Jamming and GPS spoofing are fun tools for all, as well. The report says that “even encrypted military GPS signals can be spoofed by a device that records the encrypted signal and rebroadcasts it with a slight delay, a process known as ‘meaconing…’ By gradually adjusting the amount of time delay inserted, an autopilot system using GPS for navigation can be tricked into thinking it is flying straight and level, when in fact it is climbing, descending, or turning.” (Yet another reason GPS 3 and the OCX ground stations are so badly needed.)

One of the greatest weaknesses to space assets are not in space. They are the Earth-bound ground stations which control the birds, monitor their health and receive their operational data.

Proposed OCX satellite constellation

“To reduce the dependence on ground stations, some military space systems use inter-satellite links to transmit data directly between satellites without passing through an intermediary ground station,” the report says. “Ground stations are vulnerable to kinetic physical attack by several means. Guided missiles and rockets can be used to attack ground stations from range, while rocket-propelled grenades and small arms fire can be used to disable ground station antennas at close range. Ground stations can also be disrupted by attacking the electrical power grid, water lines, and the high-capacity communications lines that support them.”

As I reported when I was at Space News, lasers can be used to temporarily blind satellites with optical sensors, although it’s difficult to inflict permanent damage because of the energy required to deliver a coherent beam. The US and China have both executed tests of lasers against satellites. The Chinese test we know about did not cause permanent damage to the satellite they dazzled.

My favorite truth pounded into me time and again by rocket scientists and national security space experts is that physics decide most of what humans can do in space. So while we can do many of the things outlined above, most of them are pretty hard to do — destroying satellites or jamming them precisely (we often jam ourselves...) — and would send a very clear signal to the United States that we were at war with the offender if it happened more than once.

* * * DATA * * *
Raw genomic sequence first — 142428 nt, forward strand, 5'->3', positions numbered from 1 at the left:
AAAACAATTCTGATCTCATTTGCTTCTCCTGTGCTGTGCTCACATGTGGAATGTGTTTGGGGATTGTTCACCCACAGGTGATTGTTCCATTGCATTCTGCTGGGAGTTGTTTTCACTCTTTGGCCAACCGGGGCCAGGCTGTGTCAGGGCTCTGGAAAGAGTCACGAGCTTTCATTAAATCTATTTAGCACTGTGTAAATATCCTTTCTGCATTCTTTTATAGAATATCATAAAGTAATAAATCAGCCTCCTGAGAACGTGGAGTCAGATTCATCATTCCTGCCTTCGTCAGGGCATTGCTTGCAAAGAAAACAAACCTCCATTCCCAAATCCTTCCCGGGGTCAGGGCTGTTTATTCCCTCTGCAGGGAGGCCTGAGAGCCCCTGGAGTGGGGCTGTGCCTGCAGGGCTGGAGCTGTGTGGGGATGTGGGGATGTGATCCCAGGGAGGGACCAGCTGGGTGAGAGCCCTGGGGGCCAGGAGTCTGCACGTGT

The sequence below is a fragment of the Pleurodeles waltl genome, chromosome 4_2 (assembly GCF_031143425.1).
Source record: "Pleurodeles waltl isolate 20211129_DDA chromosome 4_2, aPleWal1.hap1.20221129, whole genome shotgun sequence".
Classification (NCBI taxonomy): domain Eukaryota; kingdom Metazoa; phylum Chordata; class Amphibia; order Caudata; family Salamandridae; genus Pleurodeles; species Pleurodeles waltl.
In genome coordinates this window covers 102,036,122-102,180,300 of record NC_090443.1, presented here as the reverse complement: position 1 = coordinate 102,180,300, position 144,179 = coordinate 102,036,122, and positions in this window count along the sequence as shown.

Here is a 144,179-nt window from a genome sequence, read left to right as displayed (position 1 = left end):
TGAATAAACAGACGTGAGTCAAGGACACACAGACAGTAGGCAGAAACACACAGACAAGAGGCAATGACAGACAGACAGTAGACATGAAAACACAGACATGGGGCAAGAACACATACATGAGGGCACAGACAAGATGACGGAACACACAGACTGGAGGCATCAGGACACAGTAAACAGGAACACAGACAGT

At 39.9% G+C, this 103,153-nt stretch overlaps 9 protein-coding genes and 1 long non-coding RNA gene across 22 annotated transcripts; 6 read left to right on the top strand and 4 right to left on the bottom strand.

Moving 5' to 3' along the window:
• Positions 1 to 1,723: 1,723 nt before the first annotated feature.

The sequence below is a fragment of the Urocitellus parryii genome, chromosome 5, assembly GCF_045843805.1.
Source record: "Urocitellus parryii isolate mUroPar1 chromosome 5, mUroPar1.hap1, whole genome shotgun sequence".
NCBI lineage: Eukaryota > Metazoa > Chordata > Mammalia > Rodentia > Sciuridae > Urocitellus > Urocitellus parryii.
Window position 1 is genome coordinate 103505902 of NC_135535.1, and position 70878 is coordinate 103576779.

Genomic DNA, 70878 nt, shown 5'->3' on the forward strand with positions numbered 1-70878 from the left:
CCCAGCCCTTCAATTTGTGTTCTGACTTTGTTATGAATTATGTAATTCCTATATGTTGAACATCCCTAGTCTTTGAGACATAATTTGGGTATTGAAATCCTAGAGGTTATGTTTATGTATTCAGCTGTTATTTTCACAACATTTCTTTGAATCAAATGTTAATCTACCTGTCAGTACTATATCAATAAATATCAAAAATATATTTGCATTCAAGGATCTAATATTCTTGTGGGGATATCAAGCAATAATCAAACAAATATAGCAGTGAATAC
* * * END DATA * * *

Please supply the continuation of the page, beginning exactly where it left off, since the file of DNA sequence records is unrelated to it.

Much of the study grapples with the ever-difficult challenge of deterrence. The authors take the standard route of comparing space and nuclear warfare conduct for deterrence lessons. They do offer an intriguing third way, what they call a “catalytic strategy.”

North Korean missile test

“A catalytic space strategy would attempt to convince a great power patron (likely the United States) to intervene on behalf of one of its allies if that ally was attacked in space. For example, the Japanese reliance on payloads hosted on U.S. satellites could force the United States to consider responding to an attack made by China against Japanese space capabilities,” the report’s authors say.

To be more effective at space deterrence, they conclude the US needs “a more refined U.S. declaratory policy that identifies and sequences U.S. escalation options in response to an attack in space.”  They offer a sort of escalation ladder, saying the US could apply international pressure, jam communications to or from satellites, dazzle or blind imaging satellites, use cyber attacks to temporarily disable satellites and their command and control systems, change a satellite’s orbit, use special operations troops or missile attacks against ground systems, launch anti-satellite strikes, and, finally, use nuclear weapons. Parallel to these steps, obviously, we could use other military, diplomatic, informational, or economic measures to change our adversary’s behavior.

The report’s authors are Todd Harrison, Zack Cooper, Kaitlyn Johnson and Thomas G. Roberts, all of the Center for Strategic and International Studies.

What do you think?